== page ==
Webster's Revised Unabridged Dictionary (1913 + 1828)


Displaying 1 result(s) from the 1913 edition:
Republic (Page: 1222)

Re*pub"lic (r?-p?b"l?k), n. [F. république, L. respublica commonwealth; res a thing, an affair + publicus, publica, public. See Real, a., and Public.]

1. Common weal. [Obs.] B. Jonson.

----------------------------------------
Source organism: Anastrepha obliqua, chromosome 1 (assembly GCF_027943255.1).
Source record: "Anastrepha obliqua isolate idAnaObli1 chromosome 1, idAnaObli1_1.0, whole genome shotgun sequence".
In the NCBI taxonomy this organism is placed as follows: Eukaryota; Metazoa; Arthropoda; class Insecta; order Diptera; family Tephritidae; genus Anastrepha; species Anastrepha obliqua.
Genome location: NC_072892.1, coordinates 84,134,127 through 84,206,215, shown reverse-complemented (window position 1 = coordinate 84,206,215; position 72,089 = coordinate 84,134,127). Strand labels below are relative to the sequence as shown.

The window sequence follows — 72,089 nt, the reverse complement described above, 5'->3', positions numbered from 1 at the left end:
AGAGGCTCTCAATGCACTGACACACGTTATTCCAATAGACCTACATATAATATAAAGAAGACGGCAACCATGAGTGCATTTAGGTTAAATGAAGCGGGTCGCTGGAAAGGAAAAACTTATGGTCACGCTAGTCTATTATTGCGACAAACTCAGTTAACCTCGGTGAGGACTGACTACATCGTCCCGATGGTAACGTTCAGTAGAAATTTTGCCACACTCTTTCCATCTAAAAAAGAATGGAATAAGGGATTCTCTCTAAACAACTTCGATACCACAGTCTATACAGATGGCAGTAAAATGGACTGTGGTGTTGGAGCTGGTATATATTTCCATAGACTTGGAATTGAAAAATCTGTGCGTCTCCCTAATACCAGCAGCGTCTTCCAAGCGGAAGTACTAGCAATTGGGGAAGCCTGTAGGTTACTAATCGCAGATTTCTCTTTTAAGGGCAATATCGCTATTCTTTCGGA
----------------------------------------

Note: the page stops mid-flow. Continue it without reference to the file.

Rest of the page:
2. A state in which the sovereign power resides in the whole body of the people, and is exercised by representatives elected by them; a commonwealth. Cf. Democracy, 2. &hand; In some ancient states called republics the sovereign power was exercised by an hereditary aristocracy or a privileged few, constituting a government now distinctively called an aristocracy. In some there was a division of authority between an aristocracy and the whole body of the people except slaves. No existing republic recognizes an exclusive privilege of any class to govern, or tolerates the institution of slavery. Republic of letters, The collective body of literary or learned men. <-- Democratic republic, a term much used by countries with a Communist system of government. -->